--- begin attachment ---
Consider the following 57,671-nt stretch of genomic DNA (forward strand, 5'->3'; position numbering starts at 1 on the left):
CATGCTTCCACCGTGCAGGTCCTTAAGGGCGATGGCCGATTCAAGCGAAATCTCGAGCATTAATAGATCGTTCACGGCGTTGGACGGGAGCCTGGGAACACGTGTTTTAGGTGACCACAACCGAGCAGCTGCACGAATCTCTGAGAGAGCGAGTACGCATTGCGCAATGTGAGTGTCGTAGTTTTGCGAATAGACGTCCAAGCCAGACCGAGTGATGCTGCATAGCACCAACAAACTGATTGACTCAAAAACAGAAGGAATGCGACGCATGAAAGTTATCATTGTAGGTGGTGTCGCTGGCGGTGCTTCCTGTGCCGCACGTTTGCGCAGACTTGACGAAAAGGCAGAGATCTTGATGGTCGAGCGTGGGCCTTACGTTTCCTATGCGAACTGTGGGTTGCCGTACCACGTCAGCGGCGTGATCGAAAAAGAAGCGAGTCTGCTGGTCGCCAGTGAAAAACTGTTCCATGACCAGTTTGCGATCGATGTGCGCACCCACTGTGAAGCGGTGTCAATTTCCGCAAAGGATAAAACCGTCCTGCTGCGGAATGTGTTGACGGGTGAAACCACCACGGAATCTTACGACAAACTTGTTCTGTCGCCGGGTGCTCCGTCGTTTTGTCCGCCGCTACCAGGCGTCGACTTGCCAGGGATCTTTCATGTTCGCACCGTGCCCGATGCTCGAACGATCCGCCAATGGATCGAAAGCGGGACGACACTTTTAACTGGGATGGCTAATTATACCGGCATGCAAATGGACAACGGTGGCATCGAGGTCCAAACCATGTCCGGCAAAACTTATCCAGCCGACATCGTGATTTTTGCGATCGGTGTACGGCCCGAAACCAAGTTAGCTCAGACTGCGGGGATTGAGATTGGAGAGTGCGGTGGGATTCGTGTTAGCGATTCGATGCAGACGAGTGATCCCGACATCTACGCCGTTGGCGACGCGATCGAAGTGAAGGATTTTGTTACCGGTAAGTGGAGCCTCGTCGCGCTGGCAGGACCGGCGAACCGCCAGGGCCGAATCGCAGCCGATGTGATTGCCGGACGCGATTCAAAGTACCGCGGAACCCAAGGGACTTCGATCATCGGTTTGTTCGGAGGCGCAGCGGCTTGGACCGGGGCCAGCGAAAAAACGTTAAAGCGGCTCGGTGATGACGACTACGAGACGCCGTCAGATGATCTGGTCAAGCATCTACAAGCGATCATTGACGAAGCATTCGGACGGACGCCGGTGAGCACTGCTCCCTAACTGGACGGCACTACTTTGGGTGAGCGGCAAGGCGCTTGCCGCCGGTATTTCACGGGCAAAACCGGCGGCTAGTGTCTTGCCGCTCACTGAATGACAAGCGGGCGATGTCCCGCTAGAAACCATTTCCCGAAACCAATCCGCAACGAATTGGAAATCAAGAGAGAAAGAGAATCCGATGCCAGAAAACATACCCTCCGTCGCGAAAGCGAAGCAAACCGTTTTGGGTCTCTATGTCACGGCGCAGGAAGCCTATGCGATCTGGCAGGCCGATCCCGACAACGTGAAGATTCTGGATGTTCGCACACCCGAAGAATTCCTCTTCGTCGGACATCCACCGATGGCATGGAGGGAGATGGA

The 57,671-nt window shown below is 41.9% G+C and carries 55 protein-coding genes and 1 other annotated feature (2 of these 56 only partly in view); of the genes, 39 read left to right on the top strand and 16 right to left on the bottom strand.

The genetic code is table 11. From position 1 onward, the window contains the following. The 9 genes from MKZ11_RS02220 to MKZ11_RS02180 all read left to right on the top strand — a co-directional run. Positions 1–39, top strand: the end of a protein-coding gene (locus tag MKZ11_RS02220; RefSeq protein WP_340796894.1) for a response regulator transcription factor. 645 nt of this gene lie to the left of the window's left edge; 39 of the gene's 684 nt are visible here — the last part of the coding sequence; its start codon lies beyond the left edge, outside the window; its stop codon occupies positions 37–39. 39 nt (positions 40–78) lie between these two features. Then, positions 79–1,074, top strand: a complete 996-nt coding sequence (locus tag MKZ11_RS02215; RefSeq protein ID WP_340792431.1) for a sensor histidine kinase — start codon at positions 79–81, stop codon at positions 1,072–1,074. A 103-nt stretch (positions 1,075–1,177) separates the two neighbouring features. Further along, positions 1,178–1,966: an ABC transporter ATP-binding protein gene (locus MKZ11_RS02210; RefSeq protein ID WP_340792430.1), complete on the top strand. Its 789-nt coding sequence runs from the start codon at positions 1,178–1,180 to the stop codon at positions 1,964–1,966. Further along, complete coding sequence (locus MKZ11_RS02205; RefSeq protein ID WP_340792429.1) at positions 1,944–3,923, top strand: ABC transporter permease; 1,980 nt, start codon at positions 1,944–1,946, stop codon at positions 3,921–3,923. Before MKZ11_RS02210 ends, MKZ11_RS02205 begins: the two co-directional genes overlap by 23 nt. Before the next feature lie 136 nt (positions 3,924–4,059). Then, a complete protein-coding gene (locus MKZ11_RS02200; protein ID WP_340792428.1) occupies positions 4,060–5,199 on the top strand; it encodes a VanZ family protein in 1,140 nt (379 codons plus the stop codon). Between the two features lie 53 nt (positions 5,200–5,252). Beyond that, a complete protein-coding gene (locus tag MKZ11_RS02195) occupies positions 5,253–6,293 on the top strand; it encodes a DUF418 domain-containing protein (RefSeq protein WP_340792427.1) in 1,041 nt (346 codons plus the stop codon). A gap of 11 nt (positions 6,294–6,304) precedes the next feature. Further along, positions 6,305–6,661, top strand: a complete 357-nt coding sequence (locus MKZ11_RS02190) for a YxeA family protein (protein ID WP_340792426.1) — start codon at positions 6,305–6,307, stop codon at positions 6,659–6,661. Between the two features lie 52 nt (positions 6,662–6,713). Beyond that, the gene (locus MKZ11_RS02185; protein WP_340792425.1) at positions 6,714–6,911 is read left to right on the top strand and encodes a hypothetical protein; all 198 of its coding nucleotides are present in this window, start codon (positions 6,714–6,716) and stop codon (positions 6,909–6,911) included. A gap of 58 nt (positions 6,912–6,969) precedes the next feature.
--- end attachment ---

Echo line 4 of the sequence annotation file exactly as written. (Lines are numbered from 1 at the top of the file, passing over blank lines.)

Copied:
The genetic code is table 11. From position 1 onward, the window contains the following. The 9 genes from MKZ11_RS02220 to MKZ11_RS02180 all read left to right on the top strand — a co-directional run. Positions 1–39, top strand: the end of a protein-coding gene (locus tag MKZ11_RS02220; RefSeq protein WP_340796894.1) for a response regulator transcription factor. 645 nt of this gene lie to the left of the window's left edge; 39 of the gene's 684 nt are visible here — the last part of the coding sequence; its start codon lies beyond the left edge, outside the window; its stop codon occupies positions 37–39. 39 nt (positions 40–78) lie between these two features. Then, positions 79–1,074, top strand: a complete 996-nt coding sequence (locus tag MKZ11_RS02215; RefSeq protein ID WP_340792431.1) for a sensor histidine kinase — start codon at positions 79–81, stop codon at positions 1,072–1,074. A 103-nt stretch (positions 1,075–1,177) separates the two neighbouring features. Further along, positions 1,178–1,966: an ABC transporter ATP-binding protein gene (locus MKZ11_RS02210; RefSeq protein ID WP_340792430.1), complete on the top strand. Its 789-nt coding sequence runs from the start codon at positions 1,178–1,180 to the stop codon at positions 1,964–1,966. Further along, complete coding sequence (locus MKZ11_RS02205; RefSeq protein ID WP_340792429.1) at positions 1,944–3,923, top strand: ABC transporter permease; 1,980 nt, start codon at positions 1,944–1,946, stop codon at positions 3,921–3,923. Before MKZ11_RS02210 ends, MKZ11_RS02205 begins: the two co-directional genes overlap by 23 nt. Before the next feature lie 136 nt (positions 3,924–4,059). Then, a complete protein-coding gene (locus MKZ11_RS02200; protein ID WP_340792428.1) occupies positions 4,060–5,199 on the top strand; it encodes a VanZ family protein in 1,140 nt (379 codons plus the stop codon). Between the two features lie 53 nt (positions 5,200–5,252). Beyond that, a complete protein-coding gene (locus tag MKZ11_RS02195) occupies positions 5,253–6,293 on the top strand; it encodes a DUF418 domain-containing protein (RefSeq protein WP_340792427.1) in 1,041 nt (346 codons plus the stop codon). A gap of 11 nt (positions 6,294–6,304) precedes the next feature. Further along, positions 6,305–6,661, top strand: a complete 357-nt coding sequence (locus MKZ11_RS02190) for a YxeA family protein (protein ID WP_340792426.1) — start codon at positions 6,305–6,307, stop codon at positions 6,659–6,661. Between the two features lie 52 nt (positions 6,662–6,713). Beyond that, the gene (locus MKZ11_RS02185; protein WP_340792425.1) at positions 6,714–6,911 is read left to right on the top strand and encodes a hypothetical protein; all 198 of its coding nucleotides are present in this window, start codon (positions 6,714–6,716) and stop codon (positions 6,909–6,911) included. A gap of 58 nt (positions 6,912–6,969) precedes the next feature.